The mission of this passion project of mine is to gain mental well-being through reflective communication. Reflector is an app that lets users find out what their conflicts are really about and helps solve them, as reflective and kind communication is more likely to resolve arguments. There are two ways in which Reflector works: Users can reflect on conflicts themselves and learn more about their needs. There’s also a dialogue mode in which Reflector acts as the mediator between two or more people. Borrowing practices from Nonviolent Communication, the core idea is that the better we communicate and understand each other, the better we feel.
Through asking the right questions the app makes you reflect on a situation you’re unhappy with. It’s designed to keep things light, with insights and more in-depth analysis when you need them. Reflector focuses on communication as a tool in crisis and refers users to other resources when that is not enough.
There are language translation apps that translate in real-time, allowing people from different backgrounds to understand each other. What if there was something like this for feelings, needs, and opinions? Reflector guides people through a mediation process and helps calm down the situation by finding the right words.
Reflector is all about language. Finding the right words to communicate your feelings makes the difference in getting your point across. Words have different connotations for different people, so one major challenge of the concept process was to actually define categories of words and classify them. When reflecting on a conflict users shouldn’t have to face a list of hundreds of words that could potentially describe their emotional state and be overwhelmed by choice. Luckily, lots of research* has been done in that field that helped consolidate expressions.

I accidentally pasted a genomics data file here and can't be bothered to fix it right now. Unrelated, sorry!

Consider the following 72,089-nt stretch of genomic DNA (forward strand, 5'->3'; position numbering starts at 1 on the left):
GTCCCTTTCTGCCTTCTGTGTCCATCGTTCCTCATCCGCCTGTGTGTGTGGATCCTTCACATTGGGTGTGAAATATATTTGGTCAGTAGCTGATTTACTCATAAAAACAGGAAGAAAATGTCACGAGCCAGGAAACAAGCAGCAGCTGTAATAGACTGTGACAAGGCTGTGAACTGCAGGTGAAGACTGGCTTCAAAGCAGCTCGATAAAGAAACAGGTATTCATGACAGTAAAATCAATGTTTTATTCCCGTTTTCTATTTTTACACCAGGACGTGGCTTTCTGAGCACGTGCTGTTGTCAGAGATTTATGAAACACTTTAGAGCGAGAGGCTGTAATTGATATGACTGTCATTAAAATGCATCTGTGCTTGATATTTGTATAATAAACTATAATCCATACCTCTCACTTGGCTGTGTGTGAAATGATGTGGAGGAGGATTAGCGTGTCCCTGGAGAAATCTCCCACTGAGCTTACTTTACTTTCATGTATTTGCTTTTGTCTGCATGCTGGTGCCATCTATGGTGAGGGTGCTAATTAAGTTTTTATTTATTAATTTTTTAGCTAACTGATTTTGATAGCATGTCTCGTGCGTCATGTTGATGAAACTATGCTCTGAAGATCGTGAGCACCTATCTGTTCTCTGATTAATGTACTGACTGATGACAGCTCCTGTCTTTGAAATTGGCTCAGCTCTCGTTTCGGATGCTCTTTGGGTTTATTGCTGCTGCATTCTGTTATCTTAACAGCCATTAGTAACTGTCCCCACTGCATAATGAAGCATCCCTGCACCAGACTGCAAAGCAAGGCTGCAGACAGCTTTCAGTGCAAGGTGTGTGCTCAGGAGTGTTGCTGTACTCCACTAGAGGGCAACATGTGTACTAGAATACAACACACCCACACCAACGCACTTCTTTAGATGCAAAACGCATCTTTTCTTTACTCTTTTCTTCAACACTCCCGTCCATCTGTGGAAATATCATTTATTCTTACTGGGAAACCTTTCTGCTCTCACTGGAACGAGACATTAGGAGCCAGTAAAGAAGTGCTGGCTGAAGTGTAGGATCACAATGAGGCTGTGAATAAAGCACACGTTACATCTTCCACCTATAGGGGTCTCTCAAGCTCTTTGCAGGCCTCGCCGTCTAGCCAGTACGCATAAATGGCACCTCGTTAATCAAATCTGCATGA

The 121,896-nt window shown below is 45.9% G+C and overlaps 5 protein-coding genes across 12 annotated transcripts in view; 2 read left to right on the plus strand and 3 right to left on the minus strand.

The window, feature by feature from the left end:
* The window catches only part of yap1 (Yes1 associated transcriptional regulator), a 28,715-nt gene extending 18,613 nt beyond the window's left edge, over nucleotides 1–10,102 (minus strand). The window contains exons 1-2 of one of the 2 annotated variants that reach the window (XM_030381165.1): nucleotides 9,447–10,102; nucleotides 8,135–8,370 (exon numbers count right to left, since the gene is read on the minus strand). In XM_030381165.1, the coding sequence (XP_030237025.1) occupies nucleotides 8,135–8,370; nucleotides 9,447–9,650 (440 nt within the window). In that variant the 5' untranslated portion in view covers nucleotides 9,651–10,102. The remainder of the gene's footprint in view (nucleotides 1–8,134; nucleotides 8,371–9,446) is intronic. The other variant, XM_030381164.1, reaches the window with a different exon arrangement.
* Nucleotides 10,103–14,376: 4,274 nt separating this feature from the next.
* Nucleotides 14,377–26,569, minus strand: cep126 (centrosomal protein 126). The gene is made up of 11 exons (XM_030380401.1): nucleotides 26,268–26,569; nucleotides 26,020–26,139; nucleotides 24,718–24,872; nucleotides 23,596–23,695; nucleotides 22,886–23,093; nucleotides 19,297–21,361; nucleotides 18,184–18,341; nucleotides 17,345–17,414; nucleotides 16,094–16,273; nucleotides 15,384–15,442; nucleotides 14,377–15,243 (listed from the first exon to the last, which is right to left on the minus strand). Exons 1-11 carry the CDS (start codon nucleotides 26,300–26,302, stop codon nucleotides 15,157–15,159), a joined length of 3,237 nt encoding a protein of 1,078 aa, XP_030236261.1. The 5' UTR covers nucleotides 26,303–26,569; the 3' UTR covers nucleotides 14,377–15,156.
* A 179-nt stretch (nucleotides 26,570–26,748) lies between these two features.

* Reflector’s classification of emotions and needs is inspired by Maslow’s hierarchy of needs, Max-Neef’s fundamental human needs, Plutchik’s wheel of emotions, and Ekman’s emotions as universal categories.
Because of the importance of words, Reflector’s UI is heavily based on text and voice interactions. The app spots phrases that could be expressed kinder and suggests alternatives. The tone of voice is just like talking to a close friend, understanding and forgiving. Reflector also has a dedicated section that helps you understand the principles behind communication. I created an extensive database for words that express feelings and needs. Removing hurtful expressions is key to bringing people together in a conflict.
Testing an app with actual users is always crucial – with Reflector revolving around sensitive topics it becomes even more important. I created a prototype that grew with the project and allowed me to test out different user flows. Try it for yourself!
Creating illustrations for the mental health space can be challenging, as it’s very easy to step into stereotypes or the overly dramatic. My approach was softly painted illustrations that leave room for independent interpretation. They provide context and are serious enough for tense use cases, while staying hopeful. With Reflector I wanted to create an app that takes you seriously while making you feel better.
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If you need help with digital design or just want to know how to pronounce my name – I’m just an email away.